Working with Grakn
Which OS can I use with Grakn?
You can use Mac OS X or Linux right now. We plan to support Windows at a later date.
How do I load data into Grakn?
There are several ways to load data into Grakn. For small amounts of data (<1000 lines), you an load it directly via the Graql shell. For example, the following loads up the an example file called
bin/graql.sh -f examples/family-data.gql
If you have a larger file, you will need to batch load it. The file will be divided in batches that will be committed concurrently. This differs from a regular load, where the whole file is committed in a single chunk when you call commit. See the example below, which loads the Graql file FILENAME.gql, from PATH.
bin/graql.sh -b PATH/FILENAME.gql
In order to check the status of the loading, you can open a new terminal window, navigate to the logs directory of your Grakn installation and run the command:
tail -f grakn.log
I want to load a large amount of data into a graph - how do I do it?
What are the differences between a batch graph load and a normal graph load?
The batch load is faster for larger datasets because it ignores some consistency checks, on the assumption that you have pre-filtered your data. Checks ignored include:
- When looking up concepts any duplicates which are found are ignored and a random one is returned.
- When creating a relation it is possible for an entity to be doubly associated with a role. This is later cleaned up by engine.
- Concepts with duplicate ids can be inserted.
- Duplicate relations can also be inserted.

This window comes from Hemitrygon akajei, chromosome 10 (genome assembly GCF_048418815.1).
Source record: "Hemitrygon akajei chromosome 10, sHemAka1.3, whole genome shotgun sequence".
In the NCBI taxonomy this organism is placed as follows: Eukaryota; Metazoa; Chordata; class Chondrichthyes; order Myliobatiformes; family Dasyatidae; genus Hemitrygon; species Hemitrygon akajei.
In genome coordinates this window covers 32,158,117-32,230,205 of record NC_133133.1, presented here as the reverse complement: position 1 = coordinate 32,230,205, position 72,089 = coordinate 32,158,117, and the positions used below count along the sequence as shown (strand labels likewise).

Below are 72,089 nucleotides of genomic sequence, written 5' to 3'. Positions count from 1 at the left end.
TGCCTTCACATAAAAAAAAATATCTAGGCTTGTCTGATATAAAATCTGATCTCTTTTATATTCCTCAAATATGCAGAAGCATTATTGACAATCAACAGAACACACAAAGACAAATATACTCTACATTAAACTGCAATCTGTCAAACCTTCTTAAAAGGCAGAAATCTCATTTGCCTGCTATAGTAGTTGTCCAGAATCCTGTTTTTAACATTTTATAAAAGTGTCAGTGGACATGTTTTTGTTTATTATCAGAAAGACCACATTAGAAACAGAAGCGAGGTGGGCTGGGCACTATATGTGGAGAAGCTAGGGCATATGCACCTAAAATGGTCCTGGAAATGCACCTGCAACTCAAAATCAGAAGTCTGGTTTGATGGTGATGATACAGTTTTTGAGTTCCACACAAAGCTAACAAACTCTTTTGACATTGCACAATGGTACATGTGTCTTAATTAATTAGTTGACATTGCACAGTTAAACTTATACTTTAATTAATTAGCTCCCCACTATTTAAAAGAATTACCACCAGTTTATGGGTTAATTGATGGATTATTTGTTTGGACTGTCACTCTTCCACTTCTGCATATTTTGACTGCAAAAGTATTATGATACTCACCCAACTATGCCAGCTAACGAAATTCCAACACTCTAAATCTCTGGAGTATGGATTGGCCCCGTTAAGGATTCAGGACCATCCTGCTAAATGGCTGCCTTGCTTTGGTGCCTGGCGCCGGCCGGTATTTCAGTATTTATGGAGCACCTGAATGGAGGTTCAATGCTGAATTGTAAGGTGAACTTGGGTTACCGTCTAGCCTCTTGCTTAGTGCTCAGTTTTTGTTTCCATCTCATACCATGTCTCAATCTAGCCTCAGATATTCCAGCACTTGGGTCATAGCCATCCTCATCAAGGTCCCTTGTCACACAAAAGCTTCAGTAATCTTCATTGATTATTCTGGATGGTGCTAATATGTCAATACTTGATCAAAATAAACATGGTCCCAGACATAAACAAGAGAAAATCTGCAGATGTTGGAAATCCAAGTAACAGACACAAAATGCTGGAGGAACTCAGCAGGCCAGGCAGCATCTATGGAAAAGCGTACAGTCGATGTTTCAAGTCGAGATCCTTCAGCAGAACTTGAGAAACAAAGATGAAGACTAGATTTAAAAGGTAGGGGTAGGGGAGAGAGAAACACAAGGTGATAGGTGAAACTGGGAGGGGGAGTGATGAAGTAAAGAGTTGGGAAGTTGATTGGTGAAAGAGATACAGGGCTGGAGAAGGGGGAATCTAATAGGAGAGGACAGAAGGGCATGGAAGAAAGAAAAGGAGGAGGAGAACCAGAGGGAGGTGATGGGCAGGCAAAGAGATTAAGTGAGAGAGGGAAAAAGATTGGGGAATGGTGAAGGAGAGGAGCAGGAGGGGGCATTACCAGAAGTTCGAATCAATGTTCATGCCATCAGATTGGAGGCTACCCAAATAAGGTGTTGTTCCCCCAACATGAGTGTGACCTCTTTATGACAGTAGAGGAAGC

Ignoring these checks allows data to be processed much faster at the risk of breaking consistency.
What is post-processing?
The distributed and concurrent nature of the Grakn system means that, sometimes, post processing is required to ensure the data remains consistent.
**Role Player Optimisation **
When allocating entities as role players to multiple relations for the first time it is possible to create duplicate associations. These associations do not affect the results of any queries or computations. For example, if in a new system we process simultaneously the following three statements in different transactions:
1. insert $x has name 'Brad Pitt' isa person; $y has name 'Fury'; (actor: $x, movie: $y) isa acted-in; 2. insert $x has name 'Brad Pitt' isa person; $y has name 'Troy'; (actor: $x, movie: $y) isa acted-in; 3. insert $x has name 'Brad Pitt' isa person; $y has name 'Seven'; (actor: $x, movie: $y) isa acted-in;
It is possible for the system to record that
Brad Pitt is an actor multiple times. The duplications will later be resolved and merged by Grakn engine.
**Merging Resources **
When using a batch graph, many safety checks are skipped in favour of speed. One such check is the possible existence of a resource before creating it. So if the following transactions are executed simultaneously while batch loading: